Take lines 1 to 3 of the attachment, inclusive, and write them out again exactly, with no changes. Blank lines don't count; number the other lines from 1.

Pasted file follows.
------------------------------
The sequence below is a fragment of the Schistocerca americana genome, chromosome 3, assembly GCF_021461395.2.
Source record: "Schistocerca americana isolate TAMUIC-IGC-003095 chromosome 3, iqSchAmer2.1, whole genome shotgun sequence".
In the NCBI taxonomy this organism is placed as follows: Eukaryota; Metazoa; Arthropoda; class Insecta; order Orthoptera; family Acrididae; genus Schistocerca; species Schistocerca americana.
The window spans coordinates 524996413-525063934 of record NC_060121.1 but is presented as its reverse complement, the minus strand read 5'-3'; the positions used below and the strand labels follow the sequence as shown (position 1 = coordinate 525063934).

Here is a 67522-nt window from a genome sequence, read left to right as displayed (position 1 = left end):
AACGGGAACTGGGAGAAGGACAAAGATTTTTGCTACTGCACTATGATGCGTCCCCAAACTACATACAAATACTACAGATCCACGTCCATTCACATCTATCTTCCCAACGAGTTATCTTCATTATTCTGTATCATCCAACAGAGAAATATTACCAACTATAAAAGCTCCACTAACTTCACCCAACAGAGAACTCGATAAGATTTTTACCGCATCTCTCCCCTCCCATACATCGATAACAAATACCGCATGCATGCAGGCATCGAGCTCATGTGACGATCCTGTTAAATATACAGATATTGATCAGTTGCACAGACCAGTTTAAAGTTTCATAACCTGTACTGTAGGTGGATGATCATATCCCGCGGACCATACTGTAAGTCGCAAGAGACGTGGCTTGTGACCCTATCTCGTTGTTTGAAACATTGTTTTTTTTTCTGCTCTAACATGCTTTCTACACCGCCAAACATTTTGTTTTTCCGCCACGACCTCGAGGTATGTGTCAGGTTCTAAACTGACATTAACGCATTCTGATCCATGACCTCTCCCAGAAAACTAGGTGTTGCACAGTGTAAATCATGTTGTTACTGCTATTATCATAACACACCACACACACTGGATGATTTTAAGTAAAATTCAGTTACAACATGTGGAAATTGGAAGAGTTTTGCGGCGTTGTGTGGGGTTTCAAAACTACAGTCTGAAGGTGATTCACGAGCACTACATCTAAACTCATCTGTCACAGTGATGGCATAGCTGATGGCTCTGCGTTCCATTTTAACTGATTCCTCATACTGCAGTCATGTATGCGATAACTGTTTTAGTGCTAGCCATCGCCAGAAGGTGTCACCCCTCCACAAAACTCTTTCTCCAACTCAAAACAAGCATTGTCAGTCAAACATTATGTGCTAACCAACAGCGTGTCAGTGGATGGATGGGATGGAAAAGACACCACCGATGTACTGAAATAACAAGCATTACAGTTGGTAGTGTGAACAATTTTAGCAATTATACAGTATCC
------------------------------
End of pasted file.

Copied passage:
The sequence below is a fragment of the Schistocerca americana genome, chromosome 3, assembly GCF_021461395.2.
Source record: "Schistocerca americana isolate TAMUIC-IGC-003095 chromosome 3, iqSchAmer2.1, whole genome shotgun sequence".
In the NCBI taxonomy this organism is placed as follows: Eukaryota; Metazoa; Arthropoda; class Insecta; order Orthoptera; family Acrididae; genus Schistocerca; species Schistocerca americana.